A Sheffield centre which teaches children excluded from mainstream schools is making progress after inspectors ordered it to improve despite having more pupils than places.
Sheffield Inclusion Centre, on Spring Lane, Arbourthorne, was judged to require improvement in two previous visits by Ofsted inspectors.
The centre is one of the biggest pupil referral units in the country and, according to the latest report from Ofsted, the big student roll has remained due to the high level of exclusions in the city.
It has both primary and secondary departments and takes youngsters who, for a variety of reasons, have moved out of normal schools.
After the latest visit, in September, inspectors found ‘effective action’ is being taken to improve.
A new management committee was appointed in September 2017 and a new staffing structure was introduced last month.
More pupils have been taking exams and twice as many pupils gained GCSE passes in English and maths in 2018, compared to 2017.
The centre is integrating more pupils into secondary schools than previously and is changing the curriculum to promote more and quicker reintegration of primary and key stage three pupils back into mainstream education.
Work is also ongoing with schools to reduce the number of permanent exclusions.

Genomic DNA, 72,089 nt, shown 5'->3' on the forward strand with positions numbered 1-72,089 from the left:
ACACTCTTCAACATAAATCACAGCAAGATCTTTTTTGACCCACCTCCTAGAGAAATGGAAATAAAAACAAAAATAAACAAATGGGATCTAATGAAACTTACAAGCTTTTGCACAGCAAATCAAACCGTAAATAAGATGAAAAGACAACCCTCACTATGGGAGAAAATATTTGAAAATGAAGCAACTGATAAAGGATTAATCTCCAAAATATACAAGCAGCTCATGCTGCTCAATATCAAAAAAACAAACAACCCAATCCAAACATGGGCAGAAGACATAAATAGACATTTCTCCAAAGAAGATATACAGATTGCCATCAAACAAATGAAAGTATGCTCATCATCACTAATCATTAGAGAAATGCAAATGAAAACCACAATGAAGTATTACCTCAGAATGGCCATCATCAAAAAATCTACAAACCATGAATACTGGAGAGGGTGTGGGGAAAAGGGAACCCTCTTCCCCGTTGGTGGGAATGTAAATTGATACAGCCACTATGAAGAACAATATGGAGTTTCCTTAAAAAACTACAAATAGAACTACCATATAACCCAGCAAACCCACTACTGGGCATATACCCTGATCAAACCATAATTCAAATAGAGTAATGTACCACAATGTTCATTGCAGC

Headteacher Andy Ireland said: “It is really pleasing to see the positive developments at Sheffield Inclusion Centre recognised in this report.
“As highlighted in the inspection findings, we are developing strategies to work with schools to reduce the number of permanent exclusions in Sheffield.
“At the same time we are developing the curriculum and support for our students so that they might move on successfully to further education, training or employment.
“In addition to the findings from Ofsted this is further demonstrated in last year’s increases in GCSE results at the school and numbers of young people reintegrating successfully back into schools.”
He thanked his staff for their ‘dedication and efforts’ in making the improvements.
Inspectors found due to the high number of pupils, the centre depends on the use of alternative providers and staff are making better use of other agencies to promote pupils’ speech and language development, mental health, safety and social care.
They added that the proportion of pupils who speak English as an additional language, many of whom are Roma Slovak, continues to be high.
The new management committee have brought a high level of experience from various areas, including mainstream and special schools and youth justice.
Chairman of the management committee, Gail Gibbons, said: “The management committee that oversees the work of the school has grown over the last 18 months and now has representation from all educational sectors in the city and the local authority.
“This demonstrates the real partnership we are growing in Sheffield to provide a coordinated approach to offering more support and opportunity for what are some of the city’s most vulnerable young people.
“Although there is still some way to go, I am pleased the partnership and work done so far has been recognised by Ofsted in this report.”